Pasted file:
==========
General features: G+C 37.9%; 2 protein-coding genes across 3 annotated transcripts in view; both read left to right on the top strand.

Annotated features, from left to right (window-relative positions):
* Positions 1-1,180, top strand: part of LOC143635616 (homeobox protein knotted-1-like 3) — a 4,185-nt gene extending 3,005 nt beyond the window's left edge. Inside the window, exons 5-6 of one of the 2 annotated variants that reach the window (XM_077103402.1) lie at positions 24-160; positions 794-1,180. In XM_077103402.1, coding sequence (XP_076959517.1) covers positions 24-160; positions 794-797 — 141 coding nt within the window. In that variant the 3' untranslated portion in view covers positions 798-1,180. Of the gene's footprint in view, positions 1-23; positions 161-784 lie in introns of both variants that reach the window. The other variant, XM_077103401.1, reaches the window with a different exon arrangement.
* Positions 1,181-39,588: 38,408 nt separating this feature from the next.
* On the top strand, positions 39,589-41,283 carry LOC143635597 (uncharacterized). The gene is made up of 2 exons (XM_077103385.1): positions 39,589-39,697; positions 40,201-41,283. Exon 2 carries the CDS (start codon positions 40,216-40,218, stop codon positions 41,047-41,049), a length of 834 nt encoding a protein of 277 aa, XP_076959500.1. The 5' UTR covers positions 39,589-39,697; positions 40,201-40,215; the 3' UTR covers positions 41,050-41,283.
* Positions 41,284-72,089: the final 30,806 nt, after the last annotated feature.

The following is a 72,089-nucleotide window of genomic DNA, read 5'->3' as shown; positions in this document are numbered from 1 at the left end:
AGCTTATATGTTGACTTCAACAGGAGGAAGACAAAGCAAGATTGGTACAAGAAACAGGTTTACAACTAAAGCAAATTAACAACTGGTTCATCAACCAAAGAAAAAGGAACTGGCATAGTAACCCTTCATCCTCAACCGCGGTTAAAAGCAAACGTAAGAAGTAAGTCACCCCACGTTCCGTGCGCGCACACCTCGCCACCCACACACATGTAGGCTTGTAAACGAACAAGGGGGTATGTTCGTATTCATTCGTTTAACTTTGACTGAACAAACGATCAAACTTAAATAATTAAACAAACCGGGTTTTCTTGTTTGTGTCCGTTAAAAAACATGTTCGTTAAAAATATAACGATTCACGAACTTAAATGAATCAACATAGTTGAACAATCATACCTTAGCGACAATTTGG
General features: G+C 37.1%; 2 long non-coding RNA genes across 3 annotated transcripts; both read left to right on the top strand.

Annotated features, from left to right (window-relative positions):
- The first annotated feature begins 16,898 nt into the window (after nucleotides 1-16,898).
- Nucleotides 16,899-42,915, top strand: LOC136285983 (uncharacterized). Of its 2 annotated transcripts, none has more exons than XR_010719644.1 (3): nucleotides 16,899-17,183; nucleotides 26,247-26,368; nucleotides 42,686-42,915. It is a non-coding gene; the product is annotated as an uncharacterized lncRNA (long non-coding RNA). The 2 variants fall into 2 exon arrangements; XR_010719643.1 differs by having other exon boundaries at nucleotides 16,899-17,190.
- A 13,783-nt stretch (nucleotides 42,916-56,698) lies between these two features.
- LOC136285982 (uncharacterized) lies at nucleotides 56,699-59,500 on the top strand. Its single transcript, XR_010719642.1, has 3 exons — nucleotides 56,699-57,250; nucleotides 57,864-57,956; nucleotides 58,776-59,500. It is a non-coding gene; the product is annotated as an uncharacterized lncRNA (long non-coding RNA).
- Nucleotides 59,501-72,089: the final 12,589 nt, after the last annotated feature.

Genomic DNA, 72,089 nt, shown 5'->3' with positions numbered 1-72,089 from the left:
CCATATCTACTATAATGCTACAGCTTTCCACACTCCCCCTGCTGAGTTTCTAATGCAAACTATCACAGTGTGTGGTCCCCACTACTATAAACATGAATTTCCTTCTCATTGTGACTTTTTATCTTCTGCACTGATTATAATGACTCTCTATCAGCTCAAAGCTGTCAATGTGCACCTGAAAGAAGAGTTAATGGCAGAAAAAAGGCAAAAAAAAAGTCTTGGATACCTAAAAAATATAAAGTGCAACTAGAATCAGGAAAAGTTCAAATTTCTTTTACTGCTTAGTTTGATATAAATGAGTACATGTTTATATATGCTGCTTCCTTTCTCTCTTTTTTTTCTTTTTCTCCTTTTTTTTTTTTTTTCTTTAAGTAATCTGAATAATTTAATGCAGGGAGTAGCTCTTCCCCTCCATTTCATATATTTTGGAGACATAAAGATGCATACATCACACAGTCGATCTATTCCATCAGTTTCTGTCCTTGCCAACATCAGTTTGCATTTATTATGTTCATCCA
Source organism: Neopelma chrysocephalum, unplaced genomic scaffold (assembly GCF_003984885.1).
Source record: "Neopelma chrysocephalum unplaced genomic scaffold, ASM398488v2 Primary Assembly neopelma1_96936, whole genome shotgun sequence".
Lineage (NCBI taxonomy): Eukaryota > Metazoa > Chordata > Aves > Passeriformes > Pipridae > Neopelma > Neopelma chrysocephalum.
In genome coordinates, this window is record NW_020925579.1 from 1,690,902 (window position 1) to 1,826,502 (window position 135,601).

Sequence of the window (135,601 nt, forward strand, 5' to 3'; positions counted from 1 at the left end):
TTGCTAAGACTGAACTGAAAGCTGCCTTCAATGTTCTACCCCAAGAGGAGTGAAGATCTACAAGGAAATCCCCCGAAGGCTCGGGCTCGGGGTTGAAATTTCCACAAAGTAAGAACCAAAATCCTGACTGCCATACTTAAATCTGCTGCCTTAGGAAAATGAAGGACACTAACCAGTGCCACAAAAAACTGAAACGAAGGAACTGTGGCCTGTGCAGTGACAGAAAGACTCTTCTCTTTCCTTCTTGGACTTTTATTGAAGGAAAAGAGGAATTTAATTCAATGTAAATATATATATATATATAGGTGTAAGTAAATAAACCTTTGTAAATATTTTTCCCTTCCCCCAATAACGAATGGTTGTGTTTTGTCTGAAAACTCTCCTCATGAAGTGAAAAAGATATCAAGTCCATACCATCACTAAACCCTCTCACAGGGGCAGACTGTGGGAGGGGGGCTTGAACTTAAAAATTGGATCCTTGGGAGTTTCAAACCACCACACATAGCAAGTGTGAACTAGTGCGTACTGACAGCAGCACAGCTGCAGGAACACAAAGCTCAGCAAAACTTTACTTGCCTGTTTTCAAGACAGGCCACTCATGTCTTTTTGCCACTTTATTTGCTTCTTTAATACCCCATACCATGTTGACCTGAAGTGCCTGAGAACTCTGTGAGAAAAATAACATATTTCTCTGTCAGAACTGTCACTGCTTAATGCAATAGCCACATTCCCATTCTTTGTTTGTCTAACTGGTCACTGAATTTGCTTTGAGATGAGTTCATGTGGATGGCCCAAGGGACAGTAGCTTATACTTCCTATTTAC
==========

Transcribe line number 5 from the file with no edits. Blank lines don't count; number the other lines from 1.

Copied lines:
* On the top strand, positions 39,589-41,283 carry LOC143635597 (uncharacterized). The gene is made up of 2 exons (XM_077103385.1): positions 39,589-39,697; positions 40,201-41,283. Exon 2 carries the CDS (start codon positions 40,216-40,218, stop codon positions 41,047-41,049), a length of 834 nt encoding a protein of 277 aa, XP_076959500.1. The 5' UTR covers positions 39,589-39,697; positions 40,201-40,215; the 3' UTR covers positions 41,050-41,283.